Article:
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Motherhood Strategist Tells Stay-At-Home Moms To Make Their Husbands Sign Labor Contracts To Get The Money They Deserve

Photo: natashacoulis / TikTok
Natasha Coulis on TikTok

Natasha Coulis identifies herself in her TikTok bio as a “queer, autistic, ex-Mormon [and] mom of four.” She’s also a writer and motherhood strategist, using her social media platform to discuss the complex issues surrounding equity, parenthood, and family structures. 

She offered her interpretation of a TikTok post made by Alyssa Fyfe, based on a tweet declaring, “Men don’t ‘support’ their wives who stay at home to raise their children. Women support men’s careers by providing unpaid childcare, housework, meals, and overall family life management services.” 

In her role as a motherhood strategist, Coulis advises stay-at-home moms to make their husbands sign labor contracts that compensate them for parental labor.

“If you’re considering being a stay-at-home-mom, you need to listen to this video and learn from my mistakes, and the mistakes of millions of other women,” Coulis stated at the start of her TikTok post. She clarified her initial statement by noting, “Of course, there are so many reasons that they’re not our mistakes and that these are problems of patriarchy.” 

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She explained a strategy designed to protect and financially support the primary parent within a family. Coulis spoke directly to moms in that role, proclaiming, “You need to sit down with your husband and figure out what your stay-at-home-mom labor is worth. You need to come to an agreement and you need to put it in a contract that if you get a divorce, that’s what he’s going to be paying you each year that you were a stay-at-home mom.”



Coulis reframed the role that a stay-at-home-mom holds, stating, “You and your needs and your happiness needs to be at the front of his mind, just as it would if you were a nanny who was working for the family, that he had to make sure was happy so that she didn’t wanna quit her job.”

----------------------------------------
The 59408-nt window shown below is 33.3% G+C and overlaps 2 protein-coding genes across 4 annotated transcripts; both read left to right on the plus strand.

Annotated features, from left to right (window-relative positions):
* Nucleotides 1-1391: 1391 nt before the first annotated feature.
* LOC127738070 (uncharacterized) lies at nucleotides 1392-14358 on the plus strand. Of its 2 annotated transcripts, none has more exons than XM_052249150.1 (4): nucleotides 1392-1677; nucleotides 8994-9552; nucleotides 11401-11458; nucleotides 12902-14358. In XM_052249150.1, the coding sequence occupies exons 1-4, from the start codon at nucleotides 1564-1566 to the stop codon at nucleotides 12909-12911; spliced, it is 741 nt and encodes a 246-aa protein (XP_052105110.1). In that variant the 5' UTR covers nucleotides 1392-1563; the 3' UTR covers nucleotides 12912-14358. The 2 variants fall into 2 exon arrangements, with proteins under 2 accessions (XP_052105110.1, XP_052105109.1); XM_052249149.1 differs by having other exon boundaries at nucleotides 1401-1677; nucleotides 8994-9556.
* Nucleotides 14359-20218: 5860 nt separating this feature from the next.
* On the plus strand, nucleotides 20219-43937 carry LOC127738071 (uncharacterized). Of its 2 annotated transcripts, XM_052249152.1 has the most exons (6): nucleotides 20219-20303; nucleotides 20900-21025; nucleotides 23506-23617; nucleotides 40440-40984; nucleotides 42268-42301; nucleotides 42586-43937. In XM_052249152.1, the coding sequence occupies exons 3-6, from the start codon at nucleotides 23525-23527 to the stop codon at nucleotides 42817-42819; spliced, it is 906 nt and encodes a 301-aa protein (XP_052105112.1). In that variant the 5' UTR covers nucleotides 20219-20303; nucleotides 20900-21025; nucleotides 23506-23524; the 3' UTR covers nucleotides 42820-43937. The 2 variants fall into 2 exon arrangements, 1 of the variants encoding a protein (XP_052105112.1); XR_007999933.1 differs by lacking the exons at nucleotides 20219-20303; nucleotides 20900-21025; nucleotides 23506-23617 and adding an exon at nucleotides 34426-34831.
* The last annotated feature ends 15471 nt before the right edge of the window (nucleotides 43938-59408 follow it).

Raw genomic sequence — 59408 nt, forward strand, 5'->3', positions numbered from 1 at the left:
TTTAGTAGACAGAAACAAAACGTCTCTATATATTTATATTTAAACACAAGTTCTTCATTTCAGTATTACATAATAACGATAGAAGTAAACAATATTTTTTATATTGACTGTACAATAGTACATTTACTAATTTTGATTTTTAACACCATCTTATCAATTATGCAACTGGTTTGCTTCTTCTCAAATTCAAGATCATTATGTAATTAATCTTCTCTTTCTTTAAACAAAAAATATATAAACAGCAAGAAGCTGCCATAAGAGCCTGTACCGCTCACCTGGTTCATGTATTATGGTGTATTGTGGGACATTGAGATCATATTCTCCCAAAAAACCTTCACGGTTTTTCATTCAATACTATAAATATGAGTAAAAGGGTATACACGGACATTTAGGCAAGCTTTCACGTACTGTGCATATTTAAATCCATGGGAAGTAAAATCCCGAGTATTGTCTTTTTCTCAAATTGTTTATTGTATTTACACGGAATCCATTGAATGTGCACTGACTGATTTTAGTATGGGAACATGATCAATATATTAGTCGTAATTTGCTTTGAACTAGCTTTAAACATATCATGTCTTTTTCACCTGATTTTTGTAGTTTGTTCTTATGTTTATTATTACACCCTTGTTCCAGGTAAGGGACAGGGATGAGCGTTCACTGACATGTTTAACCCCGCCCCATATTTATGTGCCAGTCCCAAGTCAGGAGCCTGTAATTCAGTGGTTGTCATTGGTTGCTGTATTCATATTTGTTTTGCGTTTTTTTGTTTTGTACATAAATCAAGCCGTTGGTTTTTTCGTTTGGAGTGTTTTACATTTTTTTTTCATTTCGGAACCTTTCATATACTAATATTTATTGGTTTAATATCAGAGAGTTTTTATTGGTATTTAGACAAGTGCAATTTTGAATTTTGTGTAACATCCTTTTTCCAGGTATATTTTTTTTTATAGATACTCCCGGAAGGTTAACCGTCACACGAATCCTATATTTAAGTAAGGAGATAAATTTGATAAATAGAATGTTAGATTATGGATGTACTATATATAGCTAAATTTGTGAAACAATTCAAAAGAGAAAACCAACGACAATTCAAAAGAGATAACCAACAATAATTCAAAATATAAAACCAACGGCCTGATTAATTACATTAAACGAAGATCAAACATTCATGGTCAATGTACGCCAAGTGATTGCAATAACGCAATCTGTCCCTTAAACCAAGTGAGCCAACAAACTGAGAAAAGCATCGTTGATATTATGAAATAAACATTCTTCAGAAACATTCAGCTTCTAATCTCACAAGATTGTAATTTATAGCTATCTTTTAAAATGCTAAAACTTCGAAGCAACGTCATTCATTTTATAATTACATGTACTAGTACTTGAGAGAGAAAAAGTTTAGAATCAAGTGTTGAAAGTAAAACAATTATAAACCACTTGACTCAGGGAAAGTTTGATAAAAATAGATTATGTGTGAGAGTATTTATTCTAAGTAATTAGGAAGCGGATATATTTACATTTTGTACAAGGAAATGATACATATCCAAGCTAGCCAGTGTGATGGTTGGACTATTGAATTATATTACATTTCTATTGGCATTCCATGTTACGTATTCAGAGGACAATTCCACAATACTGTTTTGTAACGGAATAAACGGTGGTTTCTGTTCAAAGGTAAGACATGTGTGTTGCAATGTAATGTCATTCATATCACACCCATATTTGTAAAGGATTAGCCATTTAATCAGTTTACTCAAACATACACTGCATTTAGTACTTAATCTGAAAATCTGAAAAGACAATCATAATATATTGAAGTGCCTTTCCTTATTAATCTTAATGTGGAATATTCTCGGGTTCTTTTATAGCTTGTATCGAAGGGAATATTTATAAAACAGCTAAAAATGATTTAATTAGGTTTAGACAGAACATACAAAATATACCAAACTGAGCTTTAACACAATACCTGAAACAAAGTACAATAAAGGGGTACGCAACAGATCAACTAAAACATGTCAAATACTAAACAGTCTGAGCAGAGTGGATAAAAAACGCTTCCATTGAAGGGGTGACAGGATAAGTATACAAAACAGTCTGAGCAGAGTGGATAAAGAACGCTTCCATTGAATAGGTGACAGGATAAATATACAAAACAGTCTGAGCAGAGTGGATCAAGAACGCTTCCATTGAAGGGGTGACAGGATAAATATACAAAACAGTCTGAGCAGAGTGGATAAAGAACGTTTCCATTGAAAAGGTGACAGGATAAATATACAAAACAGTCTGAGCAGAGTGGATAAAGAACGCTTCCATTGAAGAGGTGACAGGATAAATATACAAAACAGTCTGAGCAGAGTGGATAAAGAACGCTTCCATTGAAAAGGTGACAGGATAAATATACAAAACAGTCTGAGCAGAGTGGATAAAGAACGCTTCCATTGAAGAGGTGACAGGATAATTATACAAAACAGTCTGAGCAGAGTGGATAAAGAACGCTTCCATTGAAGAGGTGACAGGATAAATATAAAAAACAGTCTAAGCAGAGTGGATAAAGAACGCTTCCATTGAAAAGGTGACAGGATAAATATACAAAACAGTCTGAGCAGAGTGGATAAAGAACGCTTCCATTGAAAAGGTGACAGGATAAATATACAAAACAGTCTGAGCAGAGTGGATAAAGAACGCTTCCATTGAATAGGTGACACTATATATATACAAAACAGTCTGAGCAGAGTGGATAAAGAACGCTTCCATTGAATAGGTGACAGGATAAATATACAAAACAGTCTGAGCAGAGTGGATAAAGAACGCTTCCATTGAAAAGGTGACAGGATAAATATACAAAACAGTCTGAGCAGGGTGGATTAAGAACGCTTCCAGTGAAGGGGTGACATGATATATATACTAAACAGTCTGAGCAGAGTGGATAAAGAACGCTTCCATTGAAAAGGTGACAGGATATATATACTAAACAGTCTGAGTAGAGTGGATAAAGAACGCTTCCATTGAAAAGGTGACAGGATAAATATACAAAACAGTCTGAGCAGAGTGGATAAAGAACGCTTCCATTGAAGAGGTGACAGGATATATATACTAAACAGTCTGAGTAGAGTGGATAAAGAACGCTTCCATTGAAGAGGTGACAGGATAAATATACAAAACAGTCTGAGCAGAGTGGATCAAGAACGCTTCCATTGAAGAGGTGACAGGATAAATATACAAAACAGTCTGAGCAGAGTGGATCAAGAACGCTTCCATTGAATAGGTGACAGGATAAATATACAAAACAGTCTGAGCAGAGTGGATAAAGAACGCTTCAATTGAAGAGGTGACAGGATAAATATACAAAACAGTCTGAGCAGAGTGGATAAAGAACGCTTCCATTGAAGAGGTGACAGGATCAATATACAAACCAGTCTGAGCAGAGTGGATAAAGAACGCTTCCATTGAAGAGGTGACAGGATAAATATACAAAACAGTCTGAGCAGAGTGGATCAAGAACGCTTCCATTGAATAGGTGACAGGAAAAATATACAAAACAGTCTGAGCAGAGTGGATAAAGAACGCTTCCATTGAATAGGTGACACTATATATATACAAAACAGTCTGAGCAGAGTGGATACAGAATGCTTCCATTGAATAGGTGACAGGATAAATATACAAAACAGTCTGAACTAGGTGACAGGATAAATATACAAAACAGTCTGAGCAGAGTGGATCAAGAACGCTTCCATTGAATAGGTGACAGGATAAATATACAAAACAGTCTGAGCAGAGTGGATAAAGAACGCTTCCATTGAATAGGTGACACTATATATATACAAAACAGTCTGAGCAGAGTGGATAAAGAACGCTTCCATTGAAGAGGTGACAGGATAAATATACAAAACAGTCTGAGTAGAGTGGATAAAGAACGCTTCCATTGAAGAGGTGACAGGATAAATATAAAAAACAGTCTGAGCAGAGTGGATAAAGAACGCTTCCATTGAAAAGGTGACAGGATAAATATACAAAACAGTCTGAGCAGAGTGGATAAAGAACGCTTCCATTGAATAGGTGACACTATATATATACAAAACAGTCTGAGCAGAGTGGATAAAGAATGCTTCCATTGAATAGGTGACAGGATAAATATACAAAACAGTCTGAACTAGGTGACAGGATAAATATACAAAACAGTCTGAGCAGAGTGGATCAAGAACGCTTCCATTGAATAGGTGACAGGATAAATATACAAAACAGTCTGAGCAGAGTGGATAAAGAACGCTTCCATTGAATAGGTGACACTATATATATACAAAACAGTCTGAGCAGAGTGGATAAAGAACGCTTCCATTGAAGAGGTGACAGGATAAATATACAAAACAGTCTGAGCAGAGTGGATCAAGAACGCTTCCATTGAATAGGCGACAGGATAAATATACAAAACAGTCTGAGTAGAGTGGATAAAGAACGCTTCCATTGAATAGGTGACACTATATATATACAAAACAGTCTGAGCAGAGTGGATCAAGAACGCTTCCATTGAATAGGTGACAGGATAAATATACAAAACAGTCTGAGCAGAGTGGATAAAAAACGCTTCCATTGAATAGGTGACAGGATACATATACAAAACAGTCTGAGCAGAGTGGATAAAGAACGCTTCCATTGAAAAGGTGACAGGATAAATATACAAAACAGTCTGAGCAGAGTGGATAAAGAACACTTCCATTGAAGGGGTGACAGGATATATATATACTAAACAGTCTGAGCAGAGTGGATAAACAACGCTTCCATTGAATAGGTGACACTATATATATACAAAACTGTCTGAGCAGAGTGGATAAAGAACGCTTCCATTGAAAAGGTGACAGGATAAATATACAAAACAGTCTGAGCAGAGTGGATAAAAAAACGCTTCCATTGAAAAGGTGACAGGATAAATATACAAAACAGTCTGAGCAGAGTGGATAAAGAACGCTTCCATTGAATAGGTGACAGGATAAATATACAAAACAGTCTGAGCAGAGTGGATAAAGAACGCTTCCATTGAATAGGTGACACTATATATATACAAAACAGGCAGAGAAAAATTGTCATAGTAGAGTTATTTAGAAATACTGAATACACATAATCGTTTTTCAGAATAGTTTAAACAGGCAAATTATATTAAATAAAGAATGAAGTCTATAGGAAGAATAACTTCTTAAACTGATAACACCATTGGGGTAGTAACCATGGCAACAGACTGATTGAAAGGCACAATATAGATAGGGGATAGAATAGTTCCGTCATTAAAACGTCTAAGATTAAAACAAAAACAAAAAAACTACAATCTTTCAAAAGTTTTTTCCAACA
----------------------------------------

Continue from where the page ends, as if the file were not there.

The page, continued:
Photo: Elina Fairytale / Pexels 

She advised stay-at-home moms to have a written contract with their husbands that pays them for parenting, making sure that the amount of money they’re offered increases as their husbands’ income increases. She added overlaid text to that part of the recording, which stated, “Any career advancements are made in part from your labor for him and the family.”

Coulis contended that caregiving deserves compensation and assessed the role of stay-at-home-mom within a business framework.

According to her perspective, “He should never feel like he is getting a screaming deal by hiring you for this business that is called ‘The Family,’ over hiring multiple other people. And just like when you’re running a business, there is a cost to having to replace employees, and having to find new people, and having to train new people, all of that is work that he gets to avoid by just having you.”

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Coulis insisted that a stay-at-home-parent is “always worth way more in that role than anybody he could hire because you come with so much institutional knowledge,” defining institutional knowledge as “a term that is used to describe the amount of information and understanding and context and history that a long-term employee builds up when they stay at a place of employment for a long time.”

She emphasized the inherent value of stay-at-home moms, claiming, “Nobody’s ever gonna have the same institutional knowledge for your family, for him, as you do.”

Photo: Ketut Subiyanto / Pexels 

Coulis explained the importance of maintaining this kind of contract as a protective measure within a marriage, warning, “If you don’t do this, he is going to take you for granted and know that you are trapped. You are at risk of being abused. You are at risk of being neglected. And knowing how trapped you are is going to affect your mental health which is going to affect your children.” 

She ended her post by reaffirming her original statement, saying, “Do not become a stay-at-home mom without a labor contract first.” 

While her ideas might seem radical, Coulis is essentially advocating for those holding a role that’s been historically set along societal margins, with no protections in place.

Stay-at-home moms provide the essential labor of raising children while maintaining a household. Their impact deserves to be recognized and rewarded in a tangible way — and it’s possible that true equity starts with a family contract.

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Alexandra Blogier is a writer on YourTango's news and entertainment team. She covers parenting issues, pop culture analysis and all things to do with the entertainment industry.